Wednesday, October 26, 2016


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Republican presidential frontrunner Donald Trump has turned his fire on the fast-rising Sen. Marco Rubio–and now, he’s sent him a special delivery: a case of “Trump Ice Natural Spring Water,” with Trump’s face on the labels.

The “care package” also included a personal note from Trump to Rubio: “Since you’re always sweating, we thought you could use some water. Enjoy!”

The package also included two towels emblazoned with Trump’s slogan, “Make America Great Again”–apparently, to help with Rubio’s alleged sweating problem that Trump has made one of his favorite attacks on the Florida Senator.

Trump had previously poked fun at Rubio for his sweating when he was talking about the heat from the stage lights at the second Republican debate in September.

“Marco Rubio, I’ve never seen anybody sweat like that and you know a lot of these guys are serious sweaters, frankly but it was extremely hot in the room and extremely uncomfortable,” Trump had said.

(The head of the RNC’s debate later admitted that the air-conditioning wasn’t adequate for the size of the event and the orientation of the stage, which was elevated above the .)

And last week, Trump told a crowd about Rubio, “I’ve never seen a young guy sweat that much. He’s drinking water, water, water. I never saw anything like this with him with the water.”

Rubio responded to the previous criticism by calling Trump a “very touchy and insecure guy.”

Trump, who remains on top of the polls but has seen his strong lead narrow a bit in recent weeks, hasn’t been afraid to attack up-and-coming rivals–and his latest attacks on Rubio are no different.

Rubio has not yet commented publicly on the “gift.” But Trump’s team explained that the care package was merely meant as a lighthearted joke.

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When he is not managing the beverage company he works for, Jason Story relaxes by working in his home garden – tilling the soil, weeding the earth and growing vegetables like beets and spinach for the dinner table.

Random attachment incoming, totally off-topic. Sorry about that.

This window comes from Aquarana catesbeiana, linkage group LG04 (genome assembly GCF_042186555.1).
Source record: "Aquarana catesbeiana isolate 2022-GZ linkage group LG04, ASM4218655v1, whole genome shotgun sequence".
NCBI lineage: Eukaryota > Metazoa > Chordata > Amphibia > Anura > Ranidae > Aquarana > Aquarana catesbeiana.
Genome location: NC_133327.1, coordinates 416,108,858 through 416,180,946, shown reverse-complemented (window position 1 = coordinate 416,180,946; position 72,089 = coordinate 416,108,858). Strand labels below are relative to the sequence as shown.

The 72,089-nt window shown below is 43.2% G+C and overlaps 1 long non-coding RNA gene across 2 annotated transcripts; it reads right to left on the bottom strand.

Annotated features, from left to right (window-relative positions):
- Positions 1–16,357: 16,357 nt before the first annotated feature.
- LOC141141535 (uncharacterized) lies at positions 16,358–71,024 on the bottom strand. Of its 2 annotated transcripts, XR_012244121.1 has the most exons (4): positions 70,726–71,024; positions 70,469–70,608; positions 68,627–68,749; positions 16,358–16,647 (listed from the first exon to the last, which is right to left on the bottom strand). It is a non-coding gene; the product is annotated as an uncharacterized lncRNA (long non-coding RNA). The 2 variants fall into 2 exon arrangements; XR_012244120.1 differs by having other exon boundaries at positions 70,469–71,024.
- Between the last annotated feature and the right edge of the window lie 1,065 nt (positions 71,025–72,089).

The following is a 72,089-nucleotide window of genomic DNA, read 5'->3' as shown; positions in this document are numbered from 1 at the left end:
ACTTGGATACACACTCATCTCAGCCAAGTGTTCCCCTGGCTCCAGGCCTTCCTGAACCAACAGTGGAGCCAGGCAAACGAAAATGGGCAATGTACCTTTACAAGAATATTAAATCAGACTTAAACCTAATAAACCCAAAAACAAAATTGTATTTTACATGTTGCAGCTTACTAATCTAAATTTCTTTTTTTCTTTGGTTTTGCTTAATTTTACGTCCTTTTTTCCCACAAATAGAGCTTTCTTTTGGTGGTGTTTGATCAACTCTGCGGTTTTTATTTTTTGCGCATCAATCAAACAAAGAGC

And to water his Denver, Colorado garden, Story bought a barrel to collect rain running out through the downspout of his house gutter system. Colorado has been dealing with a water shortage and he thought it would be a good way to water his garden without drawing it from the municipal water system.

He was wrong.

Under Western water rules where his home sits, raindrops belong to the government and using a barrel to collect water for his garden is tantamount to stealing making him a scofflaw subject to daily fines that could bankrupt him if they are assessed and collected.

In fact, Colorado’s water rules are stricter than those of California – a state that’s experiencing its worst drought in decades. California, which is arguably the nation’s fruit and vegetable basket, fields are browning under a merciless sun as depleted reservoirs across the region try to meet the water needs of both agriculture and personal use.

Moreover, while California is trying to limit private water use with moratoriums on watering lawns, filling swimming pools and serving water without asking at restaurants, Colorado has taken a much harder stand. Under Colorado law, regulators can impose a fine of $500 a day to anyone caught diverting rainwater for personal use.

When legislators tried to change the law to allow homeowners to harvest the rain that falls on their lands last spring, entrenched rules that allocate Western water to those who have first claim to it got in the way.

Doug Kenney, director of the Western Water Policy Program at the University of Colorado Law School says:

“Water allocation doesn’t satisfy most people’s norms of fairness…” “A lot of people are clearly surprised to see that it’s a system where some people will get 100 percent of their water, and others will get zero.”

In Colorado, the rain barrel idea had bipartisan support and would have allowed homeowners to buy two 55-gallon water tanks and collect up to 650 gallons every year – the amount an average American uses in a week.

But irrigation officials and politicians representing ranchers on the state’s eastern plains saw the proposal as a threat to property rights and the water principles written into the State Constitution.

State Senator Jerry Sonnenberg called water collection “stealing” and voted against the rain barrel idea when it came up in the state Agriculture, Natural Resources and Energy Committee he leads.

“You might say, it’s a little bit of water, just a barrelful, how much damage could that do to someone downstream?” “If it’s just a little bit, why wouldn’t we allow everyone go to into 7-Eleven and take just one bottle of water, just a little bit?”

Based on this reasoning, millions of gallons of water could be pulled out of the system if the entire state caught rain-barrel fever.

Regardless of Mr. Story’s minimal request to collect rainwater falling on his property, Colorado’s Constitution and years of legal precedent have established that the hierarchy of water stems from when a farmer, public agency, company or other user draws water from the system.

Just because water flows across a person’s property – be it a river or a trickle of rainwater – does not mean the person owns it, water officials said.



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